As a for-profit social enterprise, Live Well builds profit margins at every level of the supply chain for sustainability. Community Health Entrepreneurs (CHEs) earn profit on sales, as does Live Well.
We build our product basket based upon community demand and disease burden as well as building in products which we believe will drive higher profit for CHE’s. By having a broader range of products this will increase people’s opportunity to improve their livelihoods, have a greater health impact and offer the CHE’s more income. Therefore the products in our basket are varied in value. Some are bigger one-off purchases such as solar lamps or fuel-efficient cookstoves, while others are more everyday items such as toothpaste and headache tablets.
Our products are chosen based upon the following criteria:
- Social impact
- Demand (market)
Our product mix will evolve as the market shifts and the business expands.
Our product categories
General Sale Medicines
E.g cough syrup, headache and indigestion tablets.
E.g soya porridge oats
E.g dental hygiene products and water treatment tablets
E.g mosquito nets and repellant
Sexual & Reproductive Health
E.g condoms and pregnancy test kits
E.g solar lamps
The reasons for choosing our categories:
General Sales Medicines
Across Zambia, many people visit clinics for reasons that could easily be treated with non-prescription medicines. Diarrhoea for example is the third largest killer for children under-5 years and cited as the third most common reason that people visit health care facilities. Respiratory infections and pain relief are also a common cause for clinic visits.
Thousands of Zambian men, women and children suffer from one or more forms of malnutrition, such as low birth weight, wasting, stunting, underweight, and multiple micronutrient deficiencies.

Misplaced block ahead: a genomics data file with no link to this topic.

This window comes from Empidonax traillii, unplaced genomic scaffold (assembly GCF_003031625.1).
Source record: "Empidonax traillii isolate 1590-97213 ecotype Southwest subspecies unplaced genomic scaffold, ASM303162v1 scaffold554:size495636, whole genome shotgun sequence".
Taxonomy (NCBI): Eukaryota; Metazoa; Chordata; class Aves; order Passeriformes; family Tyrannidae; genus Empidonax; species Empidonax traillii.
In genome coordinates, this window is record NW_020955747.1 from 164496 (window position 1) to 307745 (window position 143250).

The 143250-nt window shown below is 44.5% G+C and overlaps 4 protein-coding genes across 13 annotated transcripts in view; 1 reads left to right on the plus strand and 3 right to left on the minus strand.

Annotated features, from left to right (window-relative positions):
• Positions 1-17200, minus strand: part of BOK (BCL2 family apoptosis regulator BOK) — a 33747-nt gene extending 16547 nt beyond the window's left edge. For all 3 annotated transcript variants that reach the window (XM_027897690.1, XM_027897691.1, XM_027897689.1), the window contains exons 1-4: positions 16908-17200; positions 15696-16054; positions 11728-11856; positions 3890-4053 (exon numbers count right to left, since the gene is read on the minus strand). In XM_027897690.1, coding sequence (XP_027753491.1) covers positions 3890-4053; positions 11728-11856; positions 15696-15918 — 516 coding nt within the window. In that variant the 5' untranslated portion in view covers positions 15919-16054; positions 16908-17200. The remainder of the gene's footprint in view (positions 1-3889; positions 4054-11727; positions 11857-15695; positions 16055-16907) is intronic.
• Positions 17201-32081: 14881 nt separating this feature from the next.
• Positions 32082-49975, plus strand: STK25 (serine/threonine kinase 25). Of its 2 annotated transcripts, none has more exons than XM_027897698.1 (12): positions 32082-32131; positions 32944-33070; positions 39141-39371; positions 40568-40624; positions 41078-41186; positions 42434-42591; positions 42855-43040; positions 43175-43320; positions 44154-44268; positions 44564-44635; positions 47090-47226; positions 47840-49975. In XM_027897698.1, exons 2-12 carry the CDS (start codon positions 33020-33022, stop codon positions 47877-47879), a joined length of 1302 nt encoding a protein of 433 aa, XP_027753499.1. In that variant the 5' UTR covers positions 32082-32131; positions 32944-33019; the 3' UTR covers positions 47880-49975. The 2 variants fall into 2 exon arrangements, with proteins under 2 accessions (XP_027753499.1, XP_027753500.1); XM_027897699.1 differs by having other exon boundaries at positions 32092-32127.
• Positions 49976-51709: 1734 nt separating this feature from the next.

Almost 90% of children between 6 – 23 months old suffer from malnutrition due to lack of awareness, access to sufficient medicine and care.
Even with increased efforts to reduce malaria, malaria kills more children under the age of five than any other disease or illness in Zambia.
Malaria is both treatable and preventable but expensive and so the demand is high for affordable prevention products and malaria awareness.
The majority of rural areas still lack access to safe water, despite improvements in recent years. This scarcity is particularly pronounced in rural areas, with nearly 75% of families lacking access to safe water in Northern and Luapula provinces (located in the north of Zambia).
In response to this, rural families have increased their use of water treatment products.
Unfortunately, given the low population density in these areas, it is unlikely that they will be able to access centralized clean water in the near future, meaning that there is a long-term market for home-purification products.
Sexual & Reproductive Health
Both the number of women using contraceptives and the amount of time they use contraceptives are growing rapidly. Almost a quarter of all women currently use some form of modern contraceptives. This expanded use of family planning and broad awareness of contraceptives has created wide-spread demand for family planning products that the Zambian Government has been unable to meet.
With only 28% of households hooked up to electricity, many families rely on alternative forms of power such as candles and kerosene lamps. These pose a high risk for house fires and respiratory infections.
The Energy Regulation Board further reports that access to electricity in the rural areas is less than 5%.
With the need for safer alternative power sources, solar products will help reduce risks from fires and respiratory infections.